There has never been a time with more opportunity
for a seaplane pilot then right now.
On a global scale, aviation is exploding in both its size and capacity. Ongoing de-regulation and globalization have led to an unprecedented demand for this essential means of transportation, and airlines of all shapes and sizes are struggling to meet the demand. One of the key issues?
A shortage of available pilots has never before been so serious. Airlines are scrambling to fill ground schools, and struggling to crew aircraft that are bought and paid for. This has led to a tremendous surge throughout the industry, one in which pilots from mid and entry-level positions, (as well as from specialized positions including seaplane pilots), are quickly recruited due to their experience and qualifications.
This leaves most smaller carriers in a pinch, and specialized operators now face a uniquely tough question:
“Where can you get safe, competent, specialized pilots – if there are few experienced pilots available to start with?”
International Seaplane Training has been created to do something which has never been done before in the seaplane industry in light of this new demand: Create a supply of high-calibre professional seaplane pilots, whose performance can be relied upon to be competent, efficient, and above all, safe.
Enter a World of Skilled Professionals
Seaplane pilots enjoy a unique career with an ever-changing set of challenges and opportunities. Operating water-based aircraft in dynamic environments with limited resources is an enormously desirable skillset, and so employment opportunities exist in many countries and regions throughout the world. Some of the most popular and common employers of seaplane pilots exist in Canada, the United States, Vietnam, China, Fiji, The Maldives, Sri Lanka, India and the United Kingdom.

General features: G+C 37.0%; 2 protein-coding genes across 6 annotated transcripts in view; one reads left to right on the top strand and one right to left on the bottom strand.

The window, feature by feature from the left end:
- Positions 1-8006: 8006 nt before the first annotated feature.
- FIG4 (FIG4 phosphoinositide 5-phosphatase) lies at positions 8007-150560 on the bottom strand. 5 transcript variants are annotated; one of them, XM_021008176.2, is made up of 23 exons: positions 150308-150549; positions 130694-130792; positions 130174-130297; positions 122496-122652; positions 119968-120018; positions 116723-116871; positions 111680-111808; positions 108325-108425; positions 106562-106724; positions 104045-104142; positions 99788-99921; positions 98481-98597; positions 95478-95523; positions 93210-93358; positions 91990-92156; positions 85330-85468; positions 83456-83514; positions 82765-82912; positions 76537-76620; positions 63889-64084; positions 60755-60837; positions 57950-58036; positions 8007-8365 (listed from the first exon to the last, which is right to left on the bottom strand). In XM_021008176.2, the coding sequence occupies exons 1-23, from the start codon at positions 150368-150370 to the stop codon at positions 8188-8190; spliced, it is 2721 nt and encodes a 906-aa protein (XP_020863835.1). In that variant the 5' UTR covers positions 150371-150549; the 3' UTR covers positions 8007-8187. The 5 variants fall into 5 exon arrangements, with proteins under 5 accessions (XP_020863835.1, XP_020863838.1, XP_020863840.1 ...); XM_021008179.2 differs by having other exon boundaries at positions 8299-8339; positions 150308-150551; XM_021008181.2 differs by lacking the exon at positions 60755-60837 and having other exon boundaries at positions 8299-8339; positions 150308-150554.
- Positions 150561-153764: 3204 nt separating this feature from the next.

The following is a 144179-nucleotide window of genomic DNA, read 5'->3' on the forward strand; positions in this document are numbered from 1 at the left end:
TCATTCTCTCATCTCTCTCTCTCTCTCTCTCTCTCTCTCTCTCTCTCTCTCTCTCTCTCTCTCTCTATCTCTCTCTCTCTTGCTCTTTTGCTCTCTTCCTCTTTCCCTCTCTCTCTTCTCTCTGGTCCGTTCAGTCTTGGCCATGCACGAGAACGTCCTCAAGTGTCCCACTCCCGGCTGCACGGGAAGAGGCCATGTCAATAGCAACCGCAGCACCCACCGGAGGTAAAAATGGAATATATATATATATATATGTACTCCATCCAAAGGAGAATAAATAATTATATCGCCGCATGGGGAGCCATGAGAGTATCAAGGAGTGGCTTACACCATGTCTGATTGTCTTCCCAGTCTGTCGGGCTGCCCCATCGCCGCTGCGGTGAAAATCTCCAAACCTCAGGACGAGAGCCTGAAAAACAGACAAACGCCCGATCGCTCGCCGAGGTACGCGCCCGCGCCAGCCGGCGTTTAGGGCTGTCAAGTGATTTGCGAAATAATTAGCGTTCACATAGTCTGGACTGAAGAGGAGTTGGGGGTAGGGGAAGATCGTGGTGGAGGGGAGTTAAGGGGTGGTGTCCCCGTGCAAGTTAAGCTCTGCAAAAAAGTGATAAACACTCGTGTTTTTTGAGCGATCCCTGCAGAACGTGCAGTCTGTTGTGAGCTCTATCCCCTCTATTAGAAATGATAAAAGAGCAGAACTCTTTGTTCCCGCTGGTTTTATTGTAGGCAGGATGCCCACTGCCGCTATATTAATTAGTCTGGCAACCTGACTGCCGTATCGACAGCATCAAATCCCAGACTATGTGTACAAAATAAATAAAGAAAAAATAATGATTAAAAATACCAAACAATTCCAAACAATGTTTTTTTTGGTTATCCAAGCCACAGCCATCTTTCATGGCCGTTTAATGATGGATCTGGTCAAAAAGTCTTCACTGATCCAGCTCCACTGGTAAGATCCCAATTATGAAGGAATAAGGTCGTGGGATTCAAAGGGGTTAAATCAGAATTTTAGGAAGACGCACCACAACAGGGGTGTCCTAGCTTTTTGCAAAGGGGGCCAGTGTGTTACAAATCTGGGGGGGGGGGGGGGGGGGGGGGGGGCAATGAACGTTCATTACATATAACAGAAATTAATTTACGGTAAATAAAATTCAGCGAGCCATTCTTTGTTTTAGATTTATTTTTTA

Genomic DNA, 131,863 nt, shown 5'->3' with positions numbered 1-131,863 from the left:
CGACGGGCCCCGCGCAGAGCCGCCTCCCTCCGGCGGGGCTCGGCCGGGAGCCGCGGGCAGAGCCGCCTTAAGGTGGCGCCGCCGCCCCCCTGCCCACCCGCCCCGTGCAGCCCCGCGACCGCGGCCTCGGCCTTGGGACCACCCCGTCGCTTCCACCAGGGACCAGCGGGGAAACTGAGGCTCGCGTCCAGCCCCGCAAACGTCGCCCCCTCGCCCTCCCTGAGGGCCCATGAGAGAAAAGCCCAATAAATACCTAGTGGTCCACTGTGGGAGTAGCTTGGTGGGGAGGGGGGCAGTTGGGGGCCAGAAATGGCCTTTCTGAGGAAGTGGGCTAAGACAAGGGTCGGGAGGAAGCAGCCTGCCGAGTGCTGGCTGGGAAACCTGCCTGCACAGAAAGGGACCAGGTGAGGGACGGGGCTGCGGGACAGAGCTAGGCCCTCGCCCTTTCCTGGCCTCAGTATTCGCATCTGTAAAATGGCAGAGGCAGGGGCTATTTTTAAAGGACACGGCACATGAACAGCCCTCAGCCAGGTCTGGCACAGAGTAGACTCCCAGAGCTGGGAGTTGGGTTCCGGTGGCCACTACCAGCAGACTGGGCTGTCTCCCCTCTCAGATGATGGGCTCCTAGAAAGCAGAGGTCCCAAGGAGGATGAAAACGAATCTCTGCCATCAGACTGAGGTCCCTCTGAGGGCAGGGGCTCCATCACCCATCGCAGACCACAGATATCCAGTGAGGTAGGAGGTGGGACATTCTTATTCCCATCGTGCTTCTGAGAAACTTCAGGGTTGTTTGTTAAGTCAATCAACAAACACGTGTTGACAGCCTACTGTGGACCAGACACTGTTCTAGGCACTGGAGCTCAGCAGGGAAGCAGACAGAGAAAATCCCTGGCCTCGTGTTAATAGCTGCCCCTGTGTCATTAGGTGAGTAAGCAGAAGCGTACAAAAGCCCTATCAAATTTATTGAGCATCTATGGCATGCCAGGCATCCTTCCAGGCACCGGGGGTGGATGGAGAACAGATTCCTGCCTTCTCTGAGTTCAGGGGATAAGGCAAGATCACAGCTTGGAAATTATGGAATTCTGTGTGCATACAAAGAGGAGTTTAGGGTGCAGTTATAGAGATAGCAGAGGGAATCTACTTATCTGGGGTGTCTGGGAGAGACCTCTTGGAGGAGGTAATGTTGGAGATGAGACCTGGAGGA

Primarily, the aircraft used for seaplane flying world-side are turbo-prop equipped aircraft that vary in size from 4 to 19 passengers and are commonly equipped with floats to allow them to float on the surface of the water. There are many variations, and some seaplane aircraft even feature hulls engineered to rest the aircraft fuselage itself in the water.
What distinguishes a seaplane pilot from other professional pilots lies in their skillset. It takes an entirely specific set of skills to fly a seaplane. This is because the seaplane pilot often does not have the automation and infrastructure as found on aircraft meant to operate under IFR (Instrument Flight Rules). Approaches must be flown visually – experience, discretion and skill are required to ensure the pilot can safely operate the seaplane in a wide variety of conditions. The finest details of the aircrafts performance must be anticipated and managed at all times during all flight operations.
A qualified seaplane pilot is in high demand in all varieties of aviation. This is because the pilots’ technical proficiency or ‘hands and feet’ are razor-sharp, which transfers to any aircraft, anywhere. Professional seaplane pilots are, in addition to being proficient, incredibly competent pilots, with exceptional foresight and planning abilities developed by constant exposure to ever-changing environments.
Seaplane pilots may find entry level work as a first officer on a seaplane, or as a captain of a small seaplane, often flying freight or other such duties. As their experience and proficiency grows, they may become employed at one of the worlds seaplane based airlines, enter forest fire control, often ultimately moving into airline flying after building their experience.